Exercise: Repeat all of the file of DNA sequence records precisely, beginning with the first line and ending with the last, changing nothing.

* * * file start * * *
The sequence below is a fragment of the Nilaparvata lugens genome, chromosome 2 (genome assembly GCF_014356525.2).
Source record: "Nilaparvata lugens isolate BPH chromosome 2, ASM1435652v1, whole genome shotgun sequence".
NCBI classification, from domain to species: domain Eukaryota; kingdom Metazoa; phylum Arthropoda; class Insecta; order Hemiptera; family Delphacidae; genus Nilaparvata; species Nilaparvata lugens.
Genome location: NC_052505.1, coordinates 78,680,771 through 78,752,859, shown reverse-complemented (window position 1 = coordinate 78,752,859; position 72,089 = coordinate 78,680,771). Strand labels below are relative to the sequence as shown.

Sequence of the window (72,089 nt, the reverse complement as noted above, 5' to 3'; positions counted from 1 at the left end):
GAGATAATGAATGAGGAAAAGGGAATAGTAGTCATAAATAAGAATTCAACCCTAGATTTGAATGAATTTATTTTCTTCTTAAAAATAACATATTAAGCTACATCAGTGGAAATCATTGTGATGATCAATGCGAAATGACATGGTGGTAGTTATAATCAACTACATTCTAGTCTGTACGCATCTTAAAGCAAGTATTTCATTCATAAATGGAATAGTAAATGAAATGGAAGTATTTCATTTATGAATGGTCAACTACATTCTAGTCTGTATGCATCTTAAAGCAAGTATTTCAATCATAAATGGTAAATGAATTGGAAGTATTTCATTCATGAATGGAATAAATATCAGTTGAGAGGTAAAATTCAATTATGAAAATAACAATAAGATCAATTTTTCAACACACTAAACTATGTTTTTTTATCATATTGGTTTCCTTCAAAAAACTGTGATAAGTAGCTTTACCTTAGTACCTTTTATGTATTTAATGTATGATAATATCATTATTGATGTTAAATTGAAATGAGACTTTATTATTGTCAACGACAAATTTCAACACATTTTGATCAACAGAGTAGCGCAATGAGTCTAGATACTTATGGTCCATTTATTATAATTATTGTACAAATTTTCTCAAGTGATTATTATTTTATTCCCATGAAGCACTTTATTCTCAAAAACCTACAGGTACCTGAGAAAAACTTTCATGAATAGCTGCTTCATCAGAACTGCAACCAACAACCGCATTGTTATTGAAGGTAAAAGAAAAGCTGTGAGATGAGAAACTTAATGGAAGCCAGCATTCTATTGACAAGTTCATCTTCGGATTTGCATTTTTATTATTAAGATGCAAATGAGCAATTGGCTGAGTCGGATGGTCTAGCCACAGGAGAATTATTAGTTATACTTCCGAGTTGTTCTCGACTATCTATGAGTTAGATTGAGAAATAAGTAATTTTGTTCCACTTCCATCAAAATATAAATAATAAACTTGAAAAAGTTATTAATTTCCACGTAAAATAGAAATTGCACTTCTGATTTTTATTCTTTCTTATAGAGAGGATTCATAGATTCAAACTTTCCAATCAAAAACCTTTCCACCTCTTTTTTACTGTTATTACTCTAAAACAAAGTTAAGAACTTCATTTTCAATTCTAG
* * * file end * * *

The sequence below is a fragment of the Nilaparvata lugens genome, chromosome 2 (genome assembly GCF_014356525.2).
Source record: "Nilaparvata lugens isolate BPH chromosome 2, ASM1435652v1, whole genome shotgun sequence".
NCBI classification, from domain to species: domain Eukaryota; kingdom Metazoa; phylum Arthropoda; class Insecta; order Hemiptera; family Delphacidae; genus Nilaparvata; species Nilaparvata lugens.
Genome location: NC_052505.1, coordinates 78,680,771 through 78,752,859, shown reverse-complemented (window position 1 = coordinate 78,752,859; position 72,089 = coordinate 78,680,771). Strand labels below are relative to the sequence as shown.

Sequence of the window (72,089 nt, the reverse complement as noted above, 5' to 3'; positions counted from 1 at the left end):
GAGATAATGAATGAGGAAAAGGGAATAGTAGTCATAAATAAGAATTCAACCCTAGATTTGAATGAATTTATTTTCTTCTTAAAAATAACATATTAAGCTACATCAGTGGAAATCATTGTGATGATCAATGCGAAATGACATGGTGGTAGTTATAATCAACTACATTCTAGTCTGTACGCATCTTAAAGCAAGTATTTCATTCATAAATGGAATAGTAAATGAAATGGAAGTATTTCATTTATGAATGGTCAACTACATTCTAGTCTGTATGCATCTTAAAGCAAGTATTTCAATCATAAATGGTAAATGAATTGGAAGTATTTCATTCATGAATGGAATAAATATCAGTTGAGAGGTAAAATTCAATTATGAAAATAACAATAAGATCAATTTTTCAACACACTAAACTATGTTTTTTTATCATATTGGTTTCCTTCAAAAAACTGTGATAAGTAGCTTTACCTTAGTACCTTTTATGTATTTAATGTATGATAATATCATTATTGATGTTAAATTGAAATGAGACTTTATTATTGTCAACGACAAATTTCAACACATTTTGATCAACAGAGTAGCGCAATGAGTCTAGATACTTATGGTCCATTTATTATAATTATTGTACAAATTTTCTCAAGTGATTATTATTTTATTCCCATGAAGCACTTTATTCTCAAAAACCTACAGGTACCTGAGAAAAACTTTCATGAATAGCTGCTTCATCAGAACTGCAACCAACAACCGCATTGTTATTGAAGGTAAAAGAAAAGCTGTGAGATGAGAAACTTAATGGAAGCCAGCATTCTATTGACAAGTTCATCTTCGGATTTGCATTTTTATTATTAAGATGCAAATGAGCAATTGGCTGAGTCGGATGGTCTAGCCACAGGAGAATTATTAGTTATACTTCCGAGTTGTTCTCGACTATCTATGAGTTAGATTGAGAAATAAGTAATTTTGTTCCACTTCCATCAAAATATAAATAATAAACTTGAAAAAGTTATTAATTTCCACGTAAAATAGAAATTGCACTTCTGATTTTTATTCTTTCTTATAGAGAGGATTCATAGATTCAAACTTTCCAATCAAAAACCTTTCCACCTCTTTTTTACTGTTATTACTCTAAAACAAAGTTAAGAACTTCATTTTCAATTCTAG